Republican Justice: blindness to conflicts of interest

June 8, 2009 | By | 1 Reply More

The United States Supreme Court was barely able to hold that it’s wrong to spend $3,000,000 electing a judge and than be able to have your newly purchased judge decide a big case in your favor.    Decided June 8, 2009, Caperton v. A.T. Massey Coal Company Inc. was a 5-4 decision, with dissents by John Roberts, Antonin Scalia, Clarence Thomas and Samuel Alito.   The defendant in the West Virginia case was a coal company that had been accused of fraud, and the jury had awarded $50 M in damages against defendant.  It was A.T. Massey’s Chairman and Chief Officer Don Blankenship who stepped in to buy the judgship for Brent Benjamin for $3 M after the verdict, knowing that this case would be considered by the West Virginia Supreme Court.

Image: By Supreme Court (public domain)

Image: By Supreme Court (public domain)

Chief Justice John Roberts frets that he can’t criticize this obviously wrong case of a $3,000,000 judge because there are less obvious cases that would be more difficult to decide.    Think about it:  Roberts is urging that the Court can’t decide the easy cases because there are also some other cases that aren’t so easy.   Why not just hang up your robes and give it up?  Tell me a situation where that isn’t true.   Roberts goes even further, suggesting that hammering the $3,000,000 judge will undermine our fair, independent, and impartial judiciary.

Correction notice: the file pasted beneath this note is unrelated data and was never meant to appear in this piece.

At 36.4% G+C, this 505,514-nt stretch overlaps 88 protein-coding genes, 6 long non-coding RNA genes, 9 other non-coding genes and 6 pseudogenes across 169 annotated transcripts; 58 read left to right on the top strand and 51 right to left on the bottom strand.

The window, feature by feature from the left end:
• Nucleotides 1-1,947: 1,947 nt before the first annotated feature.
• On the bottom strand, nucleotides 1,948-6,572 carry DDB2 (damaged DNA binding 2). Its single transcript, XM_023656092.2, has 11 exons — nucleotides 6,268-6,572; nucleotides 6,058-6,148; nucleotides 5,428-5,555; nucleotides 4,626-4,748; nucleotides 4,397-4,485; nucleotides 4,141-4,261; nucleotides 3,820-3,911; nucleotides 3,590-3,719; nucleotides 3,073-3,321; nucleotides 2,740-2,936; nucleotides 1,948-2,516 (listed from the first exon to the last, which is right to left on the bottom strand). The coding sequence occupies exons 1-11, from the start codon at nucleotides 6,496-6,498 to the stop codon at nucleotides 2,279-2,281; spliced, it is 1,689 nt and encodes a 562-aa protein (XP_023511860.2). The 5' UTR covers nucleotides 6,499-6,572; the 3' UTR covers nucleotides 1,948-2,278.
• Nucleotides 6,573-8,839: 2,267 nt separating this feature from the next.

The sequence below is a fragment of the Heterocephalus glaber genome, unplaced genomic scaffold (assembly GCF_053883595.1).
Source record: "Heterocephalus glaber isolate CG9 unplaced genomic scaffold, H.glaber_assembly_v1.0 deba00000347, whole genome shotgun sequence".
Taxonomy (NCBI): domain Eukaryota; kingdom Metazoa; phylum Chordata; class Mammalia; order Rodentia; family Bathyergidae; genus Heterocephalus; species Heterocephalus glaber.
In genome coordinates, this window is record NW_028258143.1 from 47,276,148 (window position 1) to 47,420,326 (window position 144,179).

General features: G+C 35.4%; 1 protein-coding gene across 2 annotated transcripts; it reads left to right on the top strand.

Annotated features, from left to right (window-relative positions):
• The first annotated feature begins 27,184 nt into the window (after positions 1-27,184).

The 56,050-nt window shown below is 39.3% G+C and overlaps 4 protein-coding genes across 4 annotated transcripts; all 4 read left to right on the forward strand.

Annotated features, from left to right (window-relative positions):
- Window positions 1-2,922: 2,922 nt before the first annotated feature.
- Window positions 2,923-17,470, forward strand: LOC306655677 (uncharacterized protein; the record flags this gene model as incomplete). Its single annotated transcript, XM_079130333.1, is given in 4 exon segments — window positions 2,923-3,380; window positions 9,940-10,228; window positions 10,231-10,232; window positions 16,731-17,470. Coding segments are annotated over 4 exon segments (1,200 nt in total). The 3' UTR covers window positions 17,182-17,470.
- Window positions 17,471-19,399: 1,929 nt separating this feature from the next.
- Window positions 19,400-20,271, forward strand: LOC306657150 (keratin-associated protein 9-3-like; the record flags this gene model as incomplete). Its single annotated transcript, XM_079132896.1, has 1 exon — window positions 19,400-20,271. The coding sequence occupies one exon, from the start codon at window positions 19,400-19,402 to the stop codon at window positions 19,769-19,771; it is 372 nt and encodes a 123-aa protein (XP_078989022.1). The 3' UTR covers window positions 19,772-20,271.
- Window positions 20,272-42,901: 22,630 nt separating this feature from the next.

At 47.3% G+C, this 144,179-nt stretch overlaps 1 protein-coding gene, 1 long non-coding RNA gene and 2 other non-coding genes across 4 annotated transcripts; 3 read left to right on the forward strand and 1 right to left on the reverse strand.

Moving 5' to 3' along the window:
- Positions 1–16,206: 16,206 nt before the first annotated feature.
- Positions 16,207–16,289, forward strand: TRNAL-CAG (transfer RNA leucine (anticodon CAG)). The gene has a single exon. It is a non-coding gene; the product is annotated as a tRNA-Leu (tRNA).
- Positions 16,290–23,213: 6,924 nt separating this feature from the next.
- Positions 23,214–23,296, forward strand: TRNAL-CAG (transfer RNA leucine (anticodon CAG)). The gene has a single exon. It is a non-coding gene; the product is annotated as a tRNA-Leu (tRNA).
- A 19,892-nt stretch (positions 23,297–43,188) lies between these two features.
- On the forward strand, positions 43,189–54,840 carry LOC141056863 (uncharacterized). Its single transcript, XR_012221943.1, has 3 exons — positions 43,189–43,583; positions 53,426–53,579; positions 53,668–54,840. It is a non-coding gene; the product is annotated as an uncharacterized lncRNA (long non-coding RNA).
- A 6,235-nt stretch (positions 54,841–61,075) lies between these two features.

Good grief.

Scalia had previously shown that he is completely obtuse to the idea of a conflict of interest when he decided a case favoring his duck-hunting buddy, Dick Cheney.


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Category: Corruption, Court Decisions, Law

About the Author ()

Erich Vieth is an attorney focusing on consumer law litigation and appellate practice. He is also a working musician and a writer, having founded Dangerous Intersection in 2006. Erich lives in the Shaw Neighborhood of St. Louis, Missouri, where he lives half-time with his two extraordinary daughters.

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